Radio emissions from Jupiter and the sun
thesisposted on 2023-05-26, 19:57 authored by Peter McCulloch
Section A. Radio Emissions From Jupiter. The thesis begins with a detailed review of the observed properties of Jupiter's decimetric and decametric radio emissions. It then describes observations of the mean power of Jupiter's emissions at six frequencies in the range 4.7 to 28.0 MHz which were used to prepare histograms of relative power and probability of occurrence at each frequency. The spectral variations of mean flux density and peak flux density were determined and the data at several frequencies examined for the influence of Jupiter's satellite Io. Observations of linear polarisation at 2500 MHz were made to determine the radio rotation period of Jupiter and the configuration of Jupiter's magnetic field. An explanation of the decametric emission was sought in terms of natural emission from energetic charged particles. All emission processes other than Cerenkov and cyclotron radiation were eliminated on general grounds and further close examination of the Cerenkov process showed that it was unable to account for the observed size of the emission region and intensity of the radiation. Analysis shoms that coherent cyclotron radiation can explain in detail the observed properties of the emission. This theory has been used to derive a model of Jupiter's magnetosphere which has a maximum electron density of about 10\\(^6\\)/cc near the surface of Jupiter decreasing to 1500/cc when extrapolated to the orbit of lo. The magnetic field is basically a dipole closely centered on the disc of Jupiter with a polar field strength of about 30 gauss. The dipole axis is tilted 10¬¨‚àû to the rotational axis with the longitude of the north magnetic pole near 200¬¨‚àû system III in February, 1967. Using this model magnetosphere and the cyclotron process a theory has been developed to explain the influence of lo on the radiation. This theory proposes that Io's motion relative to Jupiter's magnetosphere accelerates large numbers of electrons which in turn emit low frequency electromagnetic waves. These waves propagate in the whistler mode towards the lower regions of Jupiter's magnetosphere where they interact with the electron streams by means of the gyroresonant interaction causing them to emit the decametric radiation. Sufficient energy may be transferred from the incoming whistler waves to the electron streams to induce them to emit cyclotron radiation above the local gyrofrequency. When allowance is made for the ray paths and attenuation of these waves the strength of the interaction is sufficient to account for the observed properties of the lo modulation. In particular it accounts for the enhanced emission at the appropriate orientations and longitudes of lo and explains the change in character of individual dynamic spectra with Io's position. Section B. Fine Structure in Solar Radio Emissions. A new type of solar radio burst showing frequency splitting has been observed regularly below 60 MHz. The bursts have a duration of 1 - 2 sec and a frequency interval between their elements of 0.1 - 1.0 MHz. heir wave frequency generally decreases with time at about 0.1 MHz/sec. The bursts may occur either in isolation, in chains associated with type III bursts, or in large numbers during noise storms. Triple splitting is observed in about 10% of the bursts. The properties of the bursts are consistent with those expected from magnetic splitting of the radiation.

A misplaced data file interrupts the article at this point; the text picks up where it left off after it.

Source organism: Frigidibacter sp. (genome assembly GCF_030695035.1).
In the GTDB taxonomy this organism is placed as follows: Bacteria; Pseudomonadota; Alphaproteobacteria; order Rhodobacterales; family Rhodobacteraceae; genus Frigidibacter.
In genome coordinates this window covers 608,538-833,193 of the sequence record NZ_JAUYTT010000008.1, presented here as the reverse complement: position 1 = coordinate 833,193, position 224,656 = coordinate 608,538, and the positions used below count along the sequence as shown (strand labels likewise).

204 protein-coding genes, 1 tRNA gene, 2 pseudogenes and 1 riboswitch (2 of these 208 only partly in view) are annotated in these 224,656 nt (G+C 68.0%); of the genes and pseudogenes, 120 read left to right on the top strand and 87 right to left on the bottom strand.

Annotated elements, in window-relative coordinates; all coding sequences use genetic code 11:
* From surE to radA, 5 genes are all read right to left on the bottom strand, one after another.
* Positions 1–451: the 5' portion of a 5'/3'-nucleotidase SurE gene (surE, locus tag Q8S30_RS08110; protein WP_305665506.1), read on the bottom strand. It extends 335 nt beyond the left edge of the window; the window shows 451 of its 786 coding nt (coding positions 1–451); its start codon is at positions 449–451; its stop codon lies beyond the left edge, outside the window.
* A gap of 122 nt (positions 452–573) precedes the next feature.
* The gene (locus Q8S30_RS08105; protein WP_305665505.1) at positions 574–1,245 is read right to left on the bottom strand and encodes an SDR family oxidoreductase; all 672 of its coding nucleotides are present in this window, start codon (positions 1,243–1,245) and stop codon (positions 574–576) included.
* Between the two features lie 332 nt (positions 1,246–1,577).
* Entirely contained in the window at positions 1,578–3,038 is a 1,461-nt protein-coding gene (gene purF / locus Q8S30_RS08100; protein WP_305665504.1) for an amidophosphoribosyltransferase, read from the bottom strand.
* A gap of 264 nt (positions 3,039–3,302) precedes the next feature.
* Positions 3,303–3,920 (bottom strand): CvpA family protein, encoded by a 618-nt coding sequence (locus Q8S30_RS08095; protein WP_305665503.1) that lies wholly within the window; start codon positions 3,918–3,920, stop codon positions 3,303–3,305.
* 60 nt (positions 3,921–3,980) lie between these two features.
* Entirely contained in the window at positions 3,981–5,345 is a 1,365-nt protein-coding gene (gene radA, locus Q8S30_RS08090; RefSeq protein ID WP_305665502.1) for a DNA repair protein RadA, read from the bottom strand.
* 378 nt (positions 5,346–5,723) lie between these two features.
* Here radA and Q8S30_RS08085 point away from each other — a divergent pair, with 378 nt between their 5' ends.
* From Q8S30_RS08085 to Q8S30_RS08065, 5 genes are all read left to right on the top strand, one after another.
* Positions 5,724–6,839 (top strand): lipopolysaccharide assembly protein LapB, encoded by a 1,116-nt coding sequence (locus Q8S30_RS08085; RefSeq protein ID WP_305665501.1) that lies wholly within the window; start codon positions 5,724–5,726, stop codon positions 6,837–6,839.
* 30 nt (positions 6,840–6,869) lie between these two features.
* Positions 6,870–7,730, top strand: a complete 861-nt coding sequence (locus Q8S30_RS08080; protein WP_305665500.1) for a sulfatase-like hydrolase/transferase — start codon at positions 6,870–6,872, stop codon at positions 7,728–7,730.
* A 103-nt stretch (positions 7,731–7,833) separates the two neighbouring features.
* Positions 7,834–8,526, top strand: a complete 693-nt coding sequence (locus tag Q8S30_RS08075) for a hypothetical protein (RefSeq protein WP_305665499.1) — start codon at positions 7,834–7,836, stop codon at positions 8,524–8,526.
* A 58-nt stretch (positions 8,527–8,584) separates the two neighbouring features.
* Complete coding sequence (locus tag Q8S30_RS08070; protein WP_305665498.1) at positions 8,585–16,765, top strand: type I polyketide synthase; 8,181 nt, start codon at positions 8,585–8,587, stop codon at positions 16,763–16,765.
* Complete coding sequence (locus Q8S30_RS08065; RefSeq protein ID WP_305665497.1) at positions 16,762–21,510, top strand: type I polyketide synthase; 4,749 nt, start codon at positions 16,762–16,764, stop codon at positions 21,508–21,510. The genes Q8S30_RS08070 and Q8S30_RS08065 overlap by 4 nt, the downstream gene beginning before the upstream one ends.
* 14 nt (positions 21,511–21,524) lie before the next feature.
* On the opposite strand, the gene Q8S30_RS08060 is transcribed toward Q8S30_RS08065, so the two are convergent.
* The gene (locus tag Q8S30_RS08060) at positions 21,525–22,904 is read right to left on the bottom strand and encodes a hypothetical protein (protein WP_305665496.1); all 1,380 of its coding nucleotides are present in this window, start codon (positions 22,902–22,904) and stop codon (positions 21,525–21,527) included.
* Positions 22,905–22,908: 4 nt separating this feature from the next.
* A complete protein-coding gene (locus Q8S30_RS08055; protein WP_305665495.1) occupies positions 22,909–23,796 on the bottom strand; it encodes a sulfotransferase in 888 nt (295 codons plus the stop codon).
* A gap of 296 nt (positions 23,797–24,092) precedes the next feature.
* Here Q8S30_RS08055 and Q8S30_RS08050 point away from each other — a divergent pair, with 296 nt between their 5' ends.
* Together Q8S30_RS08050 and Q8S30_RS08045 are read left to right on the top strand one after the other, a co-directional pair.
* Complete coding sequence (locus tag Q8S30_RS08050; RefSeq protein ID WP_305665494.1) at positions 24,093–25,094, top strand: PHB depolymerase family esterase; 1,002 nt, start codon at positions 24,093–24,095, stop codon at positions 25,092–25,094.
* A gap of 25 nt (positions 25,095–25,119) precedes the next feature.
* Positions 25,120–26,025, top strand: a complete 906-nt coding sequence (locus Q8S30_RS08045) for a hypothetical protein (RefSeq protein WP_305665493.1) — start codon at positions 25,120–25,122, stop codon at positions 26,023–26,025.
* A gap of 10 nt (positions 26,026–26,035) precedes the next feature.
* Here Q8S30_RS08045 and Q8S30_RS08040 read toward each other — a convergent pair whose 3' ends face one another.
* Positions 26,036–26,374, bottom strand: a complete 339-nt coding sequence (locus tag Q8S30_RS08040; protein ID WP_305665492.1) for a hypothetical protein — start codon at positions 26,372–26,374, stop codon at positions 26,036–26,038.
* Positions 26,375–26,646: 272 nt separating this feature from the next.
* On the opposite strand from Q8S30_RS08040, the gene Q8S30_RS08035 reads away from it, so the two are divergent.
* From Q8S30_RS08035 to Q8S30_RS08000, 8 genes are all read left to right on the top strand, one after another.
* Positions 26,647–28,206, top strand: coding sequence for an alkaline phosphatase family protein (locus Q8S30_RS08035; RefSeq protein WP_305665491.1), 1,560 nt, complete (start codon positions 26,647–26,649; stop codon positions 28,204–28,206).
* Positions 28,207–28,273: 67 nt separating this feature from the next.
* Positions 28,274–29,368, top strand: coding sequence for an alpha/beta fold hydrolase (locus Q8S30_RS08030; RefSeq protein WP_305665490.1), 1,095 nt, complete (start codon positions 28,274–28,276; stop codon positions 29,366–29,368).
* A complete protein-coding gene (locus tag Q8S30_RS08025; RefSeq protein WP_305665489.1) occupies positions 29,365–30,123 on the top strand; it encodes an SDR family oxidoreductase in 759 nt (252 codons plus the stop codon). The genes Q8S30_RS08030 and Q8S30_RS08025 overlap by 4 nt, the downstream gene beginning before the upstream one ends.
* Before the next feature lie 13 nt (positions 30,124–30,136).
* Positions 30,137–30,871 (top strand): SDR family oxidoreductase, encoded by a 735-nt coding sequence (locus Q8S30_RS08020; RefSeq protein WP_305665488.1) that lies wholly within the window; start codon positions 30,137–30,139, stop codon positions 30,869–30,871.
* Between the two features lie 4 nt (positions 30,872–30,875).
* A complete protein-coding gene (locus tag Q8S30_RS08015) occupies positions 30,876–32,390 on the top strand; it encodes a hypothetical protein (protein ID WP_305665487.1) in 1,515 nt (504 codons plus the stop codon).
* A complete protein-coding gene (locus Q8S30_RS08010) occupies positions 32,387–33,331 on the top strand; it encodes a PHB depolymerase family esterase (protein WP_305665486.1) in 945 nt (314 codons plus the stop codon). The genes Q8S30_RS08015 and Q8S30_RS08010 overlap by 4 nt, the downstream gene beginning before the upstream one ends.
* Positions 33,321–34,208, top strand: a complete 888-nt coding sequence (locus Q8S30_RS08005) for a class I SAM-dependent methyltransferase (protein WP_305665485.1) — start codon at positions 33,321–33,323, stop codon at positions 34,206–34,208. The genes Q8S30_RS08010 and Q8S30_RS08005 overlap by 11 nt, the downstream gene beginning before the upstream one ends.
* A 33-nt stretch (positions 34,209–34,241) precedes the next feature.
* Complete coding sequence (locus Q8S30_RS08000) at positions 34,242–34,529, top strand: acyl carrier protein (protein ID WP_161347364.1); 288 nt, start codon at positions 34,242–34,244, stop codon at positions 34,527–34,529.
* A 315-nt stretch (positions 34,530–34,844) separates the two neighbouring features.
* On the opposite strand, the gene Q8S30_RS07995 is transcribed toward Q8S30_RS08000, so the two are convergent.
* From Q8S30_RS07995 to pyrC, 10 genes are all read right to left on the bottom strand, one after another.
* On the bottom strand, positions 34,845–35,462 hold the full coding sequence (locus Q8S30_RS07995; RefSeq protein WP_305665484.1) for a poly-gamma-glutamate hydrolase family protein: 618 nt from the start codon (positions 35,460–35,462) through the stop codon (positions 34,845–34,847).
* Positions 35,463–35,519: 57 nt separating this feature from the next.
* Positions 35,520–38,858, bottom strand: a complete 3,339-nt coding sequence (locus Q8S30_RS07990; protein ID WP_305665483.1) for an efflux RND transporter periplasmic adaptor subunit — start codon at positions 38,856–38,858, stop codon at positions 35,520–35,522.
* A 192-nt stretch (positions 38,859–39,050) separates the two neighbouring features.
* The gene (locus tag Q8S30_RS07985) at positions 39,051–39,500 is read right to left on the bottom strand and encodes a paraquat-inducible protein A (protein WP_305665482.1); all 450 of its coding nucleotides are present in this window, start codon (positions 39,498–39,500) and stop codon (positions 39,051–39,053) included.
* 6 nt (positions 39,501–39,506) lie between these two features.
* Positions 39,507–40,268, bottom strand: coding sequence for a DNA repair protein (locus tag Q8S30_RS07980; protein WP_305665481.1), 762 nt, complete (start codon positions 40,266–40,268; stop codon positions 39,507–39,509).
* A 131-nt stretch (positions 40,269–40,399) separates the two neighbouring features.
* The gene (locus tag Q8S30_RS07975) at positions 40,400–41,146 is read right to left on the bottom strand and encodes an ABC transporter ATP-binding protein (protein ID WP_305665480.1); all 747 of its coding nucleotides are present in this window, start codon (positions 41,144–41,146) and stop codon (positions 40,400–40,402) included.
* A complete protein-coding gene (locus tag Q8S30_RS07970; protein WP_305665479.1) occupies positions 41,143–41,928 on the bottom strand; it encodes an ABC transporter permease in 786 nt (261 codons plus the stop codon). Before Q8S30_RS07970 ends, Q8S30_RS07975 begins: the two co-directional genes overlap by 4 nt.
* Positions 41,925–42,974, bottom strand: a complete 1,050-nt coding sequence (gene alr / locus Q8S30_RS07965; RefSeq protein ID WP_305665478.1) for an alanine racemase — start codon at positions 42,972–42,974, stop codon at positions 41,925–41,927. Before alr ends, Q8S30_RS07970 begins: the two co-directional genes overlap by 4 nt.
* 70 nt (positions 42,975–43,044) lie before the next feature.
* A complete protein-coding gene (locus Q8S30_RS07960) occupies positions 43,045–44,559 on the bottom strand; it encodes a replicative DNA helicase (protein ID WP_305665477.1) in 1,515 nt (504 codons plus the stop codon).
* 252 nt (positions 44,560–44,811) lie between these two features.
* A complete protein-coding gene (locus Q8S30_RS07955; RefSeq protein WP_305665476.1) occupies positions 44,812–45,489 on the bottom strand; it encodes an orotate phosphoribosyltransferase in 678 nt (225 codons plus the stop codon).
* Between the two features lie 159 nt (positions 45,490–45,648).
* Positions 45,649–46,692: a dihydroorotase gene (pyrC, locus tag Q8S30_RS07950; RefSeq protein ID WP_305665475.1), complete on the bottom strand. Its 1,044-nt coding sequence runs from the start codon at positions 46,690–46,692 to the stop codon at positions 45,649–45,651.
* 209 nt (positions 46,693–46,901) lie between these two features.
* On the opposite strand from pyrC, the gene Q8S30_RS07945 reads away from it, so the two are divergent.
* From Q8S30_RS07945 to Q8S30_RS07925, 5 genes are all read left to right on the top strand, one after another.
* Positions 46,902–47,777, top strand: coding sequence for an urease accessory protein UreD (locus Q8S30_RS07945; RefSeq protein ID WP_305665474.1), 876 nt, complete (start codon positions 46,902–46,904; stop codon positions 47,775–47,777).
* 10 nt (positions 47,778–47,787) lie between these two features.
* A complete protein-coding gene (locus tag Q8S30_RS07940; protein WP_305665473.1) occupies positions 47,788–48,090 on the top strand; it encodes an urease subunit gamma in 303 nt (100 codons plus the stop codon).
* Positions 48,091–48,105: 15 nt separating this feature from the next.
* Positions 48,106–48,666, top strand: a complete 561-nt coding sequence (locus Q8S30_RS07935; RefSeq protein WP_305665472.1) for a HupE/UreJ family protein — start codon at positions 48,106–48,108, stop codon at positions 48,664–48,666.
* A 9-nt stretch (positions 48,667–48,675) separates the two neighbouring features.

Rights statementCopyright 1968 the author - The University is continuing to endeavour to trace the copyright owner(s) and in the meantime this item has been reproduced here in good faith. We would be pleased to hear from the copyright owner(s). Thesis (PhD) - University of Tasmania, 1970. Includes bibliographies